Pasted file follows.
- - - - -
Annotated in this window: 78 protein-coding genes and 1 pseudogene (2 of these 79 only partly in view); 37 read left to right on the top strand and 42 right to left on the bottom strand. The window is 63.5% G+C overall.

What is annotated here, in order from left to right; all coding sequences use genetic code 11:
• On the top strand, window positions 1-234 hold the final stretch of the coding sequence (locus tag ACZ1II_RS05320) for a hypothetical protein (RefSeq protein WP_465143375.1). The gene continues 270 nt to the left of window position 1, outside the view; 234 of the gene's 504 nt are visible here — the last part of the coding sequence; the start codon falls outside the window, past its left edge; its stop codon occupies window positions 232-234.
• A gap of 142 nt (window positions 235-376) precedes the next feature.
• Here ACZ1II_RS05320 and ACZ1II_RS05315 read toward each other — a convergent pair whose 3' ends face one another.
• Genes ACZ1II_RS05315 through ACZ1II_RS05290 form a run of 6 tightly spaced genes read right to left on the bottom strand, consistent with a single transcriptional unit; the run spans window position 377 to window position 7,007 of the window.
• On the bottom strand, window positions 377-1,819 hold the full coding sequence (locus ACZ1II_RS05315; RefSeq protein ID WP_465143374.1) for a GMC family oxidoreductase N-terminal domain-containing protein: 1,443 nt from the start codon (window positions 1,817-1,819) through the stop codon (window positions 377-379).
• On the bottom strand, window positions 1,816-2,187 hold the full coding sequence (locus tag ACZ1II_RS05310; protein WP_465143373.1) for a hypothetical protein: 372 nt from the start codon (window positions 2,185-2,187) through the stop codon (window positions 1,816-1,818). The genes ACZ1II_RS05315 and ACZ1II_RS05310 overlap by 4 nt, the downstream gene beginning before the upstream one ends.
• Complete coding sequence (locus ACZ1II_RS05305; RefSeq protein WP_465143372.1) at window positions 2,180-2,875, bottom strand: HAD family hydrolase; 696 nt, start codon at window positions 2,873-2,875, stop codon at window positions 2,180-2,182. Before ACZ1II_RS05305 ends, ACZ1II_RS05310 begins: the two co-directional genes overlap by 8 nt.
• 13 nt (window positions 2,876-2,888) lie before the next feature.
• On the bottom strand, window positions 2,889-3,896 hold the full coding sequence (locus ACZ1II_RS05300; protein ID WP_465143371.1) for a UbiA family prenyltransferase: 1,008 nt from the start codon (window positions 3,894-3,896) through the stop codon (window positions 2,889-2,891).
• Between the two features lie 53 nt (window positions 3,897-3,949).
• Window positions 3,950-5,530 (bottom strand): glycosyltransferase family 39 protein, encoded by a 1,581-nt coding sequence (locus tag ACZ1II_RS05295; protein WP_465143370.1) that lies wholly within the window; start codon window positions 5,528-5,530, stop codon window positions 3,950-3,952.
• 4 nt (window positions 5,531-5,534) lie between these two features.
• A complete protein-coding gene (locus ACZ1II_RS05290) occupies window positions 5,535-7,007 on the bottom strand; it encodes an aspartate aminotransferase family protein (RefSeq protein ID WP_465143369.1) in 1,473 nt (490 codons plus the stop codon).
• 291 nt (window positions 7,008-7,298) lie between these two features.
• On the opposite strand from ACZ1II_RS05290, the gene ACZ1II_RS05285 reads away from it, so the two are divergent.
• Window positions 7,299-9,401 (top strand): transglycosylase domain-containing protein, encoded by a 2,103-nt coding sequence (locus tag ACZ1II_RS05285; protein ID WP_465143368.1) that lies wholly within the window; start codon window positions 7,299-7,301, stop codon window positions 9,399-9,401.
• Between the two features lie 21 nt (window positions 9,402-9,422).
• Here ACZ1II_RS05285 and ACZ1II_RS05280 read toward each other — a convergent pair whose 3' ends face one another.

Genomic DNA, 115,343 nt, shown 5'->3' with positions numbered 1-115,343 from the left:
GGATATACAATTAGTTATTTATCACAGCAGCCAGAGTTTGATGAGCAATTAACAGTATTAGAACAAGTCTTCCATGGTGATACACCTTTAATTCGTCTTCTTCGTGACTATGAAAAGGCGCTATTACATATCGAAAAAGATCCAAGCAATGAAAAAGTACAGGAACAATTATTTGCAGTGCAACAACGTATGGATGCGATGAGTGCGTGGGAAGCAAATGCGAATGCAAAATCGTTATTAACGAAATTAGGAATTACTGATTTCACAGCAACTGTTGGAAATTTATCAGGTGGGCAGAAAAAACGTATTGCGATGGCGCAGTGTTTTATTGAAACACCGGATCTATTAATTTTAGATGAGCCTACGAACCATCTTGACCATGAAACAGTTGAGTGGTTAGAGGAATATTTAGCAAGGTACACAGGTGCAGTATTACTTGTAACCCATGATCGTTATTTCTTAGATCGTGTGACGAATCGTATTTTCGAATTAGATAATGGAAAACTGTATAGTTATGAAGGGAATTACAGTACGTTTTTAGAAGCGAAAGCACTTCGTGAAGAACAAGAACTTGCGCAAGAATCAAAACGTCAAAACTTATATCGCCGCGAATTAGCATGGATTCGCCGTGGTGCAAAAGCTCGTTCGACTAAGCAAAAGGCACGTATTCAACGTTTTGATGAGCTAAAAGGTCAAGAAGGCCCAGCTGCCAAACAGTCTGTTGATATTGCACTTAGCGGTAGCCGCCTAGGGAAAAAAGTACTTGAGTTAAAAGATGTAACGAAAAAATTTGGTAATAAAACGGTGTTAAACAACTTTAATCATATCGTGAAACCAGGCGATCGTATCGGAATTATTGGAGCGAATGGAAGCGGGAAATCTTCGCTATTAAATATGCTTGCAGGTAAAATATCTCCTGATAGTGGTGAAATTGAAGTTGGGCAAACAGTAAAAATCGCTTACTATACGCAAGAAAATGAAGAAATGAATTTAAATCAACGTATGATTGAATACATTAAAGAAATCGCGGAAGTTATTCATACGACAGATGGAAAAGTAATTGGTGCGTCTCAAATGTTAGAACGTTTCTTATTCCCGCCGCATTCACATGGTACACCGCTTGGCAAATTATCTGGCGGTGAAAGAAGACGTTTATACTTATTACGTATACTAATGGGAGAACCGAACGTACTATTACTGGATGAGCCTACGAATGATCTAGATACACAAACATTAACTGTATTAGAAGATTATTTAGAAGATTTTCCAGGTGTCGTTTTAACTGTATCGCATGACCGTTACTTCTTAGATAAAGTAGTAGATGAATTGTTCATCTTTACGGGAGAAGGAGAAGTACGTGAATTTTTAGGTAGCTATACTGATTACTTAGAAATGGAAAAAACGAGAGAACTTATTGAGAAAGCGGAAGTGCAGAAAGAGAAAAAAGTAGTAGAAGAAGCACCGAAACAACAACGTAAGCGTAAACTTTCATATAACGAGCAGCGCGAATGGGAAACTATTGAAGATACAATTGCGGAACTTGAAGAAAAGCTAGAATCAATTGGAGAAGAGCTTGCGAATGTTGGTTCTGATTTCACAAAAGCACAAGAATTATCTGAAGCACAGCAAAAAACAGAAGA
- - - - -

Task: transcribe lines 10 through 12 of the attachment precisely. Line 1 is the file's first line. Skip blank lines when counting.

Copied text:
• 13 nt (window positions 2,876-2,888) lie before the next feature.
• On the bottom strand, window positions 2,889-3,896 hold the full coding sequence (locus ACZ1II_RS05300; protein ID WP_465143371.1) for a UbiA family prenyltransferase: 1,008 nt from the start codon (window positions 3,894-3,896) through the stop codon (window positions 2,889-2,891).
• Between the two features lie 53 nt (window positions 3,897-3,949).